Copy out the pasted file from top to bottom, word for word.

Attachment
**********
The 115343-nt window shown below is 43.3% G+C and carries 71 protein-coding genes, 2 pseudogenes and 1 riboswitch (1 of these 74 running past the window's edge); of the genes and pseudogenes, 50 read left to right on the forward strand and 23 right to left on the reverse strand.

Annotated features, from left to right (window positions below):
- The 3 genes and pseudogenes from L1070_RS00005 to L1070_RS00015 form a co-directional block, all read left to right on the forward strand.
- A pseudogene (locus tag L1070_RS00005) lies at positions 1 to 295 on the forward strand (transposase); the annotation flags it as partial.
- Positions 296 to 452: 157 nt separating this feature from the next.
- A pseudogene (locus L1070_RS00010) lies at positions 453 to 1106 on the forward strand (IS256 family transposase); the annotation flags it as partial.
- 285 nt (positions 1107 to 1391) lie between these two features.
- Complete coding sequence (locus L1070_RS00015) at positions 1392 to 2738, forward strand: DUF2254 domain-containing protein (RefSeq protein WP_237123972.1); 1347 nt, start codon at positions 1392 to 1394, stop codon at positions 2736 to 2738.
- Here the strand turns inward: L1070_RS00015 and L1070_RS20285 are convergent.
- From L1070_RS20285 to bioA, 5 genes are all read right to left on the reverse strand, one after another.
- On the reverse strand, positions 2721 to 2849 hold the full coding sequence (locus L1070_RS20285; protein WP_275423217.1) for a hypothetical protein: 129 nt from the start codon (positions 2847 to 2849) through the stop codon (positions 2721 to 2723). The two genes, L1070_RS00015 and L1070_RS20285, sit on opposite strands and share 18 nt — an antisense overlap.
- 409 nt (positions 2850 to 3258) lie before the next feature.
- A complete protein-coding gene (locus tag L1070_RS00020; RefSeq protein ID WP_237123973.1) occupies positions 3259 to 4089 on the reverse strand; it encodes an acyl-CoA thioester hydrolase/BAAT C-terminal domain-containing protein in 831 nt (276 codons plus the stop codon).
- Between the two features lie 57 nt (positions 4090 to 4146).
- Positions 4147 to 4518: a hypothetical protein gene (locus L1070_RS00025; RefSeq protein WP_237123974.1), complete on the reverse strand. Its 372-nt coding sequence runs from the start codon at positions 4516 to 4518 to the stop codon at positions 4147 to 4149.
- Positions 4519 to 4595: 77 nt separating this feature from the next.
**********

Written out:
The 115343-nt window shown below is 43.3% G+C and carries 71 protein-coding genes, 2 pseudogenes and 1 riboswitch (1 of these 74 running past the window's edge); of the genes and pseudogenes, 50 read left to right on the forward strand and 23 right to left on the reverse strand.

Annotated features, from left to right (window positions below):
- The 3 genes and pseudogenes from L1070_RS00005 to L1070_RS00015 form a co-directional block, all read left to right on the forward strand.
- A pseudogene (locus tag L1070_RS00005) lies at positions 1 to 295 on the forward strand (transposase); the annotation flags it as partial.
- Positions 296 to 452: 157 nt separating this feature from the next.
- A pseudogene (locus L1070_RS00010) lies at positions 453 to 1106 on the forward strand (IS256 family transposase); the annotation flags it as partial.
- 285 nt (positions 1107 to 1391) lie between these two features.
- Complete coding sequence (locus L1070_RS00015) at positions 1392 to 2738, forward strand: DUF2254 domain-containing protein (RefSeq protein WP_237123972.1); 1347 nt, start codon at positions 1392 to 1394, stop codon at positions 2736 to 2738.
- Here the strand turns inward: L1070_RS00015 and L1070_RS20285 are convergent.
- From L1070_RS20285 to bioA, 5 genes are all read right to left on the reverse strand, one after another.
- On the reverse strand, positions 2721 to 2849 hold the full coding sequence (locus L1070_RS20285; protein WP_275423217.1) for a hypothetical protein: 129 nt from the start codon (positions 2847 to 2849) through the stop codon (positions 2721 to 2723). The two genes, L1070_RS00015 and L1070_RS20285, sit on opposite strands and share 18 nt — an antisense overlap.
- 409 nt (positions 2850 to 3258) lie before the next feature.
- A complete protein-coding gene (locus tag L1070_RS00020; RefSeq protein ID WP_237123973.1) occupies positions 3259 to 4089 on the reverse strand; it encodes an acyl-CoA thioester hydrolase/BAAT C-terminal domain-containing protein in 831 nt (276 codons plus the stop codon).
- Between the two features lie 57 nt (positions 4090 to 4146).
- Positions 4147 to 4518: a hypothetical protein gene (locus L1070_RS00025; RefSeq protein WP_237123974.1), complete on the reverse strand. Its 372-nt coding sequence runs from the start codon at positions 4516 to 4518 to the stop codon at positions 4147 to 4149.
- Positions 4519 to 4595: 77 nt separating this feature from the next.